WORLD Policy Analysis Center
FACT SHEET: JULY 2020
Sex-Based Disparities and Work
● Around the world, sex-based disparities in employment, wages, and professional leadership are well documented and persist across geographic regions and income groups:
● Women’s participation in the labor force is, on average, 25% lower than men’s.
● Globally, women’s wages are an average of 23% lower than men’s.
● Women make up just 5% of Fortune 500 CEOs.
● If current trends continue, the economic gender wage gap will not be closed for another 257 years.
● These disparities matter not only to individual women, but also to families and societies.
● If women were to participate in the labor market at rates identical to those of men, $28 trillion could be added to the global GDP by 2025.
● Anti-discrimination laws are an important first step to ensuring legal protection from discrimination at work for women, and to shifting norms and values that perpetuate inequalities at work.
Gaps in Prohibiting Workplace Sex Discrimination
● Globally, 11% of countries fail to explicitly prohibit sex discrimination at work broadly or in specific areas of work.
● In most countries, occupational segregation is common, with women more likely than men to be employed in undervalued occupations such as caregiving.
● Yet 53% of countries fail to guarantee women equal pay for work of equal value, the strongest level of protection which ensures equality in pay between workers in different occupations that require the same level of skills or training.
● Guaranteeing only equal pay for equal work means that women who work in gender segregated occupations do not have legal recourse for pay disparities.
● Some of the largest employment disparities for women are in positions of leadership. Equal access to on-the-job training and promotions is critical for women’s advancement and economic success in occupations where entrylevel jobs require limited education, as well as those with high education requirements.
● 47% of countries do not explicitly prohibit sex discrimination in training.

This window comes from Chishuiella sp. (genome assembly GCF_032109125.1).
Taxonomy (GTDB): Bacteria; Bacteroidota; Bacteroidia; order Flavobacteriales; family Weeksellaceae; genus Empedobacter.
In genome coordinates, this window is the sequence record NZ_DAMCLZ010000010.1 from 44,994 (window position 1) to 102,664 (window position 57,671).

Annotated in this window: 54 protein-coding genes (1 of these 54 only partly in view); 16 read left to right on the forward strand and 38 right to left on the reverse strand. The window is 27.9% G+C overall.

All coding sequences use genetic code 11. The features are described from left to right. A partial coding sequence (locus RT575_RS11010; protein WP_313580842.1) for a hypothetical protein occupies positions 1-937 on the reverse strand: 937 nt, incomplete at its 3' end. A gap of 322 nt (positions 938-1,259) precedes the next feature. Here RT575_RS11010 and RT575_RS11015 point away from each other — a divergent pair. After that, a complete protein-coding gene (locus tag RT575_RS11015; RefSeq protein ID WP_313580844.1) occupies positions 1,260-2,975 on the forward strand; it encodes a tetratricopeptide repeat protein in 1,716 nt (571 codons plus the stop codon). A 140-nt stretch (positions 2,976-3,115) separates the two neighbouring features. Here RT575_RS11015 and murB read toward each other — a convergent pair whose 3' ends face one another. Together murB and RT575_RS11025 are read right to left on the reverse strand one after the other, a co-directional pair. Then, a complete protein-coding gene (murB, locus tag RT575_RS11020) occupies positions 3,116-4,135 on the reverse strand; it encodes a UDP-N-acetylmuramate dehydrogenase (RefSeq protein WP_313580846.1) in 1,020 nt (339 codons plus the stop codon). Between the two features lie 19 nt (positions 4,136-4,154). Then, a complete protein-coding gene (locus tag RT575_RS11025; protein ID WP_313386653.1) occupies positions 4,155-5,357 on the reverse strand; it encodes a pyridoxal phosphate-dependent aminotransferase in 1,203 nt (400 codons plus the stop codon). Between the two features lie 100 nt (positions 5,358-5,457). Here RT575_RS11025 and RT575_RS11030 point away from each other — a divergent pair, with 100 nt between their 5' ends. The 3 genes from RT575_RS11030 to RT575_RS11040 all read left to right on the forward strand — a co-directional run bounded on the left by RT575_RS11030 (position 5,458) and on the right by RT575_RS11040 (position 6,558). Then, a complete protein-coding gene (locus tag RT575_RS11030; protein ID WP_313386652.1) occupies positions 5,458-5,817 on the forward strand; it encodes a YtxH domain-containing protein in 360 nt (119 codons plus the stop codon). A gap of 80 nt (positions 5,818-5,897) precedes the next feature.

● 42% of countries do not explicitly prohibit sex discrimination in promotions and/or demotions.
● Women can also be disproportionately impacted by seemingly neutral criteria (“indirect discrimination”). For example, minimum height requirements may exclude many women who are fully capable of meeting the physical demands of a job.
● 60% of countries do not explicitly protect women from indirect discrimination at work.
● Legal protection from retaliation is essential to enabling women to report workplace discrimination without fear of losing their jobs or future advancement opportunities.
● 43% of countries fail to provide women with any explicit protection from retaliation for reporting sex discrimination at work.
Laws Must Address Dual Roles as Workers and Caregivers
● Women remain primarily responsible for caregiving, and research suggests the gender wage gap can largely be explained by discrimination faced by women when they have children.
● 37% of countries do not explicitly prohibit discrimination at work based on pregnancy.
● 62% of countries do not explicitly prohibit discrimination at work based on parenting status.
● Expectations that women are caregivers and men are breadwinners limit women’s economic opportunities. Legislation can either reinforce or combat these restrictive gender norms.
● In 6% of countries, legislation reinforces gendered norms by guaranteeing women, but not men, protection from discrimination based on parenting status.
● Discrimination against mothers often starts at marriage with the assumption that a married woman will have children.
● 52% of countries do not explicitly prohibit discrimination at work based on marital status.
ABOUT THE DATA
This fact sheet presents findings from the following article: Bijetri Bose, Feliz Quiñones, Gonzalo Moreno, Amy Raub, Kate Huh, and Jody Heymann (2020). Protecting Adults with Caregiving Responsibilities from Workplace Discrimination: Analysis of National Legislation. Journal of Marriage and Family. DOI: 10.1111/jomf.12660.
ABOUT THE METHODOLOGY
This analysis relies on a systematic review of original legislation and statutory guarantees extended to the private sector as of August 2016 for all 193 United Nations member states. It excludes instances where case law has extended the application of more general prohibitions to specific areas of work and to cover additional social groups. Updates of these data are currently in progress. Further details on full methodology can be found at: https://www.worldpolicycenter.org/topics/equal-rights-and-discrimination/methods.
The WORLD Policy Analysis Center (WORLD) aims to improve the quantity and quality of globally comparative data on policies affecting health, development, well-being, and equity. With these data, WORLD informs policy debates; facilitates comparative studies of policy progress, feasibility, and effectiveness; and advances efforts to hold decision-makers accountable.